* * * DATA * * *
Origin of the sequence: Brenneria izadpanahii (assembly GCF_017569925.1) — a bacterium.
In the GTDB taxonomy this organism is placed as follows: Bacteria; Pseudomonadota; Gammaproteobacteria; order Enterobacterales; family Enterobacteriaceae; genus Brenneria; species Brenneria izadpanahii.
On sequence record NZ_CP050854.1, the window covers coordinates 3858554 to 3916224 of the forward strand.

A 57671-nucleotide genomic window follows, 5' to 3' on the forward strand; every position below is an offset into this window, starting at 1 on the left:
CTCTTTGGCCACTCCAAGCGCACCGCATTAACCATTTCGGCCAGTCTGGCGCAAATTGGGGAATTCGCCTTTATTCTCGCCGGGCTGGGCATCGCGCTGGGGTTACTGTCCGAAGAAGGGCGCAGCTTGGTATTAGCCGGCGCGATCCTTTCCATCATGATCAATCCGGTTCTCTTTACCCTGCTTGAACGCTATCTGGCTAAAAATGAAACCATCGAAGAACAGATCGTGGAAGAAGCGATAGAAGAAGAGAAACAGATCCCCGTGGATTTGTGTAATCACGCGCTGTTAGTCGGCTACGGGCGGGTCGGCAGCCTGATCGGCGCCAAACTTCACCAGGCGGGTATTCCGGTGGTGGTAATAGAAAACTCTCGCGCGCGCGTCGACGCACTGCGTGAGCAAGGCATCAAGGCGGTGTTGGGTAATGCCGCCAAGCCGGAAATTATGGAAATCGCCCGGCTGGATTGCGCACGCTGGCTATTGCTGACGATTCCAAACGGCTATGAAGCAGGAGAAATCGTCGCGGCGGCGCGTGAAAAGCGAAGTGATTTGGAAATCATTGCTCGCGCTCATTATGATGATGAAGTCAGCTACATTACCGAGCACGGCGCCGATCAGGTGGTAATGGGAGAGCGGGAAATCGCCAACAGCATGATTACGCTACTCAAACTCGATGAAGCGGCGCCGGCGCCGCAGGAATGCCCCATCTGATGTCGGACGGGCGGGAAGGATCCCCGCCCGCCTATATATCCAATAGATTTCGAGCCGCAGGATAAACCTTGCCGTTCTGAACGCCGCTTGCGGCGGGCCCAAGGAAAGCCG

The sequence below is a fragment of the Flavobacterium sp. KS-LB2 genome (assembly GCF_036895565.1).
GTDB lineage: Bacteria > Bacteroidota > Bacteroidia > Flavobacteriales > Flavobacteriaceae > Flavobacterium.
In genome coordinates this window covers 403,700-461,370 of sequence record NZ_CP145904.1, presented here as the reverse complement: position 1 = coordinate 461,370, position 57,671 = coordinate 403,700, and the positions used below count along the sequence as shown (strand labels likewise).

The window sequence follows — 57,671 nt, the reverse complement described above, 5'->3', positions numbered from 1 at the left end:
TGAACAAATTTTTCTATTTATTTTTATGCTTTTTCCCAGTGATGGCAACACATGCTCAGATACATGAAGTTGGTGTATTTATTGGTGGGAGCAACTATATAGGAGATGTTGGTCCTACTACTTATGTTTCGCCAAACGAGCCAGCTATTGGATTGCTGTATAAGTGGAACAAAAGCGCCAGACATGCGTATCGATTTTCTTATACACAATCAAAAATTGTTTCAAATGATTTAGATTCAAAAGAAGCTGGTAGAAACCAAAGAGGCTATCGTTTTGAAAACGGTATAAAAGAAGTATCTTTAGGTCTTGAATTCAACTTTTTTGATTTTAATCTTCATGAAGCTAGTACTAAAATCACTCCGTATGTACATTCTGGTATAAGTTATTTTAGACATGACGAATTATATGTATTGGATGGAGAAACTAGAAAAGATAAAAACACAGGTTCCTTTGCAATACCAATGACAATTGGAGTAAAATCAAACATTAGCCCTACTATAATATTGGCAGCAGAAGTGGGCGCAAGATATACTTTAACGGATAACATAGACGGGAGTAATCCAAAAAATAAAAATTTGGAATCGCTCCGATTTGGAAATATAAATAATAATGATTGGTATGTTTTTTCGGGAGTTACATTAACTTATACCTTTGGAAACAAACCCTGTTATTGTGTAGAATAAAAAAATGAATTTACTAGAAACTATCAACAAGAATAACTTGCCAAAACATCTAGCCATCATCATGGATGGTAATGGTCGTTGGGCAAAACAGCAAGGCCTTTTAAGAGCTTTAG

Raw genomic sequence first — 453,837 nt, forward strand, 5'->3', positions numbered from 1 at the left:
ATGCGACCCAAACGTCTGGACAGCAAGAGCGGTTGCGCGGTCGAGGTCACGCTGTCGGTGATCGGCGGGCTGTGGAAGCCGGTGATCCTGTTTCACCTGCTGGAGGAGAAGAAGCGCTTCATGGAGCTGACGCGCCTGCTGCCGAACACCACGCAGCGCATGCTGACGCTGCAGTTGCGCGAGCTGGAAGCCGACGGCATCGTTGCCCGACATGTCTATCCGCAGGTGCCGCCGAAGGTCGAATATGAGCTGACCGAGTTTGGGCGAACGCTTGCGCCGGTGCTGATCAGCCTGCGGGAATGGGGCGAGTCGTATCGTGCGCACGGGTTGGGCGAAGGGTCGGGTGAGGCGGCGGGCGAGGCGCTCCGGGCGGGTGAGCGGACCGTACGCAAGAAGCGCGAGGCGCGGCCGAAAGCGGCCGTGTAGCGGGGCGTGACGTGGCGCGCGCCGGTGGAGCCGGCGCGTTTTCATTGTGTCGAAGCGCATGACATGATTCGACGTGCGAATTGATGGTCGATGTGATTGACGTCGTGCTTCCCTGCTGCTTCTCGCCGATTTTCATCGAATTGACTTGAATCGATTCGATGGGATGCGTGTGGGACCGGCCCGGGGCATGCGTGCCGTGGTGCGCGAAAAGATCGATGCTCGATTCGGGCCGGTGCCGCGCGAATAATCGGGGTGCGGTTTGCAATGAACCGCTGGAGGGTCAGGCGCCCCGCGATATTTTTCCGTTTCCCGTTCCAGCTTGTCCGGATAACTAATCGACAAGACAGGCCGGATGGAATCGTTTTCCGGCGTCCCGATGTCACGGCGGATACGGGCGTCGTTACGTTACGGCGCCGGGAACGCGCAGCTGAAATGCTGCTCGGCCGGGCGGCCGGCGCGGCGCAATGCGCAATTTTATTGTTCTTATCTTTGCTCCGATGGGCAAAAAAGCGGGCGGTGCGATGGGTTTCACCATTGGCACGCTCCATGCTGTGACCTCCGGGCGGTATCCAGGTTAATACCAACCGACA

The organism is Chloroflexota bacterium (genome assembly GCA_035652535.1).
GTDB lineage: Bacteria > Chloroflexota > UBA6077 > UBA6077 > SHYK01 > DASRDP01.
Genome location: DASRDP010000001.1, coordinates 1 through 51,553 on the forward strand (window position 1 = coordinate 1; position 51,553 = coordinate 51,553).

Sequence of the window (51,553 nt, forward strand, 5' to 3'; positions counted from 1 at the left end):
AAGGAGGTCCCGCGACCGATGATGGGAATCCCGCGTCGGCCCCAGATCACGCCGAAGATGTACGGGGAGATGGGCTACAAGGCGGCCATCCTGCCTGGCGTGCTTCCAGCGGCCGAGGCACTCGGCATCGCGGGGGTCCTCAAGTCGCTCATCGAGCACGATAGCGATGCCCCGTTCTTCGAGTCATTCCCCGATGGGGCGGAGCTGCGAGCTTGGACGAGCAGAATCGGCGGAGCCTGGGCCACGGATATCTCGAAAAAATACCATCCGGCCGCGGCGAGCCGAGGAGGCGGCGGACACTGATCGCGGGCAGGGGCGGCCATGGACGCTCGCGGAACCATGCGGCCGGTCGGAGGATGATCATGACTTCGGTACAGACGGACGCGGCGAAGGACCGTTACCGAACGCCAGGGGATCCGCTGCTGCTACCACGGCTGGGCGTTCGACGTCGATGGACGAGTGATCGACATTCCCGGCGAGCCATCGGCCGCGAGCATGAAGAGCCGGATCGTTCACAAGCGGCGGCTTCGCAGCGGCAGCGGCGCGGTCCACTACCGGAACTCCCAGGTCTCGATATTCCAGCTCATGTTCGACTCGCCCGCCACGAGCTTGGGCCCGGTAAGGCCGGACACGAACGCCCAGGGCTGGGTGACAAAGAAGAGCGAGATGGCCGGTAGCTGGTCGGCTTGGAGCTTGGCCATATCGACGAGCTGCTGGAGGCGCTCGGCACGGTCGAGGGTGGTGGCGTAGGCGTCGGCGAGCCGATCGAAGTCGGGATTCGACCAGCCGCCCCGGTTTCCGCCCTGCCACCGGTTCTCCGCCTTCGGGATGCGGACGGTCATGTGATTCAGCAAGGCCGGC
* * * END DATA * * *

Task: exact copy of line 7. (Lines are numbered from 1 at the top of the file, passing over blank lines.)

GTDB lineage: Bacteria > Bacteroidota > Bacteroidia > Flavobacteriales > Flavobacteriaceae > Flavobacterium.